‘Then why did you buy it. You could have just told me.’
‘Because I wanted to be a little dramatic about it. Besides, men like to talk over good wine so I figured it would help….’ I let my voice trail off at the end of my sentence.
‘Of course. Typical Fafa style. Pretty, smart, kind and dramatic. I’m touched, I must say,’ Will says in his sarcastic humour tone.
‘Oh please. Also, I’m taking that painting with me so you better hurry with it.’
‘What? I thought you hated it seconds ago?’ he says looking genuinely confused.
‘Well not anymore. Wasn’t that the whole point of your poem, pep talk, Mr. Arts-lover?,’ I say with my elbows digging into my waist, my palms stretched out and extending away.
‘Oh no!, I can never understand women,’ Will exhales, shaking his head.
‘Good. You shouldn’t,’ I say with a ruthless smile while heading towards the door, ‘See ya.’
‘Want me to escort you?,’ I hear him call from the room.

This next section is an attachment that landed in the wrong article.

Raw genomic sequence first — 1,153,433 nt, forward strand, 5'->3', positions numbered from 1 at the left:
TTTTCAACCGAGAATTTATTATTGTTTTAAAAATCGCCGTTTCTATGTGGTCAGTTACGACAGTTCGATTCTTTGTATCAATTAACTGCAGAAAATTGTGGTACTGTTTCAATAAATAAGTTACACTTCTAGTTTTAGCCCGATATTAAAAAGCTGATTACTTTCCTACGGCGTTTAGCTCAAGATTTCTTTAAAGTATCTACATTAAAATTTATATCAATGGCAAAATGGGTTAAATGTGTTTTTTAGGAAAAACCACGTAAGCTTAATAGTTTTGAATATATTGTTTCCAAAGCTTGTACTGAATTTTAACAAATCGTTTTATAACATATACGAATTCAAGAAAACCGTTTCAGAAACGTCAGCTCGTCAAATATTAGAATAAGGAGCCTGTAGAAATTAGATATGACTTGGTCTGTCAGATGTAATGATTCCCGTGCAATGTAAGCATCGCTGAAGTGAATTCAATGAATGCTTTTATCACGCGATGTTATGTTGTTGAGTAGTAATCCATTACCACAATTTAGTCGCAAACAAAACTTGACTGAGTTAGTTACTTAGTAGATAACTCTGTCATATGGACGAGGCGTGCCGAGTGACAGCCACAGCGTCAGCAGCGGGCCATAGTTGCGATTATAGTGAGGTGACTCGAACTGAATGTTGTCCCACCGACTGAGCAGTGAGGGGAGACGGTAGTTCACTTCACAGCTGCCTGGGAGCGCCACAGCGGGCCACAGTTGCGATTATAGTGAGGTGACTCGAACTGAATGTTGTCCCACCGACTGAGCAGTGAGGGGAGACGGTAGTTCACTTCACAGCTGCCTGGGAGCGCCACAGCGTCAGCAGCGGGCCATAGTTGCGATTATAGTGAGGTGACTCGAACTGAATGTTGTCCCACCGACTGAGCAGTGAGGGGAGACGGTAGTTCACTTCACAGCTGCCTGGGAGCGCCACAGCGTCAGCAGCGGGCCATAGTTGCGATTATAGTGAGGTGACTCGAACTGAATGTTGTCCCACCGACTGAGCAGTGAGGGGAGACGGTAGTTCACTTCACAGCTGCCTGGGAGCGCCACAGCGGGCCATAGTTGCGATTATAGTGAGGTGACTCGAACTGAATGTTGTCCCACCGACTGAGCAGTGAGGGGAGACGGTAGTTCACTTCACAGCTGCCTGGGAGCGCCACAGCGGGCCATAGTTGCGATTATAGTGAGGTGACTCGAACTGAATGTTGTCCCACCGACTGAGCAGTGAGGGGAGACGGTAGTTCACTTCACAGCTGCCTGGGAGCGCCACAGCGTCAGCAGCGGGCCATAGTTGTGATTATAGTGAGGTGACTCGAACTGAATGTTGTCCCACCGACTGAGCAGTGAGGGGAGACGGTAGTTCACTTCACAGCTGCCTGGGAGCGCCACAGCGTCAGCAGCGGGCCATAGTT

‘Continue painting,’ I reply and shut the door, scurrying down the stairs to the living room, where I bid Mrs Sue farewell and leave my regards for her husband.
Just when I step out the door, my phone starts ringing again. It has been ringing for quite a while and I had ignored it. I take it out to see ‘Dzifa’ glaring boldly at me from the screen. I gently press the power button and put it back inside my bag. I hurried down the road to get a car back home—I still have some few things to get done before the day ends. At the main gate to my house, my phone buzzes, this time it’s the message notification tone. I pick it out to check the message. It’s from Dzifa.
‘Fafa, Mom’s very ill. Please call me when you see this,’ reads the message.
My heart skips a beat, and another. I pause to inhale. I stare at my phone for sometime, as if I could not believe what I just read, as if staring so hard at it will make the words disappear or rearrange themselves somehow to mean differently. I inhale deeply for the second time, then slowly, I begin to dial Dzifa’s number.
Yay!!! You made it to the end of today’s episode as well. Thank you for passing through. Leave a comment for me to know how you’ve enjoyed the story so far— and which is your favorite episode?🤗. And please tighten your belts, there’s more to come. Told you it was going to be a long ride.
Till next time. Stay safe and stay home!